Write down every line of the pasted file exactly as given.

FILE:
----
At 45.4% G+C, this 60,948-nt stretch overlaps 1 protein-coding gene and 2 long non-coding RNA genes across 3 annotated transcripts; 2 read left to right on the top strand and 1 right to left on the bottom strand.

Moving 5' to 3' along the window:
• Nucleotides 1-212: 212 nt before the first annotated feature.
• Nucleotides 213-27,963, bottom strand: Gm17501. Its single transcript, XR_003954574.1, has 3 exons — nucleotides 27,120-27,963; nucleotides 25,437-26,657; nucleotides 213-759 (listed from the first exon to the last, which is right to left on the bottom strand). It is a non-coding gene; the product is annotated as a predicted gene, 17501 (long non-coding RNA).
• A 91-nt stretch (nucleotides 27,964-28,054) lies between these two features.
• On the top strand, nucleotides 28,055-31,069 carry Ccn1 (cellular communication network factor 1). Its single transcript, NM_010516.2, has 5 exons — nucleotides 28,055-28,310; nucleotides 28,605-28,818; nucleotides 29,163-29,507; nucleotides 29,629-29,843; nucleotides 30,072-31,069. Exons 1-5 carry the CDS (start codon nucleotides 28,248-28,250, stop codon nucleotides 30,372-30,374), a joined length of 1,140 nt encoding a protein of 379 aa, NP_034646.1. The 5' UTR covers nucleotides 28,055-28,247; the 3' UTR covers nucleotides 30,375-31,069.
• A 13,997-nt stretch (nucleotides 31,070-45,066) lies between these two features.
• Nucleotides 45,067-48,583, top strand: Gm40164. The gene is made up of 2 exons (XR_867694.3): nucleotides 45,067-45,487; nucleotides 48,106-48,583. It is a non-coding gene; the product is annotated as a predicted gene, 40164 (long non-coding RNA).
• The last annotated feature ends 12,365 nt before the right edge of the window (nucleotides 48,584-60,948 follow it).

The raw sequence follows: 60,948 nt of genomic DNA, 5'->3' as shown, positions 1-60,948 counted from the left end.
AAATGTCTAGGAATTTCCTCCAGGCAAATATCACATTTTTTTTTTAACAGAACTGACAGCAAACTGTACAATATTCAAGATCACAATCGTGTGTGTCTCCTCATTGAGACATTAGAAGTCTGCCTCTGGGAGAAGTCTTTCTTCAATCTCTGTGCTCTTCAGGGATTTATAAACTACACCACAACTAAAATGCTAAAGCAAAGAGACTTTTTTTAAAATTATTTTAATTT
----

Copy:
At 45.4% G+C, this 60,948-nt stretch overlaps 1 protein-coding gene and 2 long non-coding RNA genes across 3 annotated transcripts; 2 read left to right on the top strand and 1 right to left on the bottom strand.

Moving 5' to 3' along the window:
• Nucleotides 1-212: 212 nt before the first annotated feature.
• Nucleotides 213-27,963, bottom strand: Gm17501. Its single transcript, XR_003954574.1, has 3 exons — nucleotides 27,120-27,963; nucleotides 25,437-26,657; nucleotides 213-759 (listed from the first exon to the last, which is right to left on the bottom strand). It is a non-coding gene; the product is annotated as a predicted gene, 17501 (long non-coding RNA).
• A 91-nt stretch (nucleotides 27,964-28,054) lies between these two features.
• On the top strand, nucleotides 28,055-31,069 carry Ccn1 (cellular communication network factor 1). Its single transcript, NM_010516.2, has 5 exons — nucleotides 28,055-28,310; nucleotides 28,605-28,818; nucleotides 29,163-29,507; nucleotides 29,629-29,843; nucleotides 30,072-31,069. Exons 1-5 carry the CDS (start codon nucleotides 28,248-28,250, stop codon nucleotides 30,372-30,374), a joined length of 1,140 nt encoding a protein of 379 aa, NP_034646.1. The 5' UTR covers nucleotides 28,055-28,247; the 3' UTR covers nucleotides 30,375-31,069.
• A 13,997-nt stretch (nucleotides 31,070-45,066) lies between these two features.
• Nucleotides 45,067-48,583, top strand: Gm40164. The gene is made up of 2 exons (XR_867694.3): nucleotides 45,067-45,487; nucleotides 48,106-48,583. It is a non-coding gene; the product is annotated as a predicted gene, 40164 (long non-coding RNA).
• The last annotated feature ends 12,365 nt before the right edge of the window (nucleotides 48,584-60,948 follow it).

The raw sequence follows: 60,948 nt of genomic DNA, 5'->3' as shown, positions 1-60,948 counted from the left end.
AAATGTCTAGGAATTTCCTCCAGGCAAATATCACATTTTTTTTTTAACAGAACTGACAGCAAACTGTACAATATTCAAGATCACAATCGTGTGTGTCTCCTCATTGAGACATTAGAAGTCTGCCTCTGGGAGAAGTCTTTCTTCAATCTCTGTGCTCTTCAGGGATTTATAAACTACACCACAACTAAAATGCTAAAGCAAAGAGACTTTTTTTAAAATTATTTTAATTT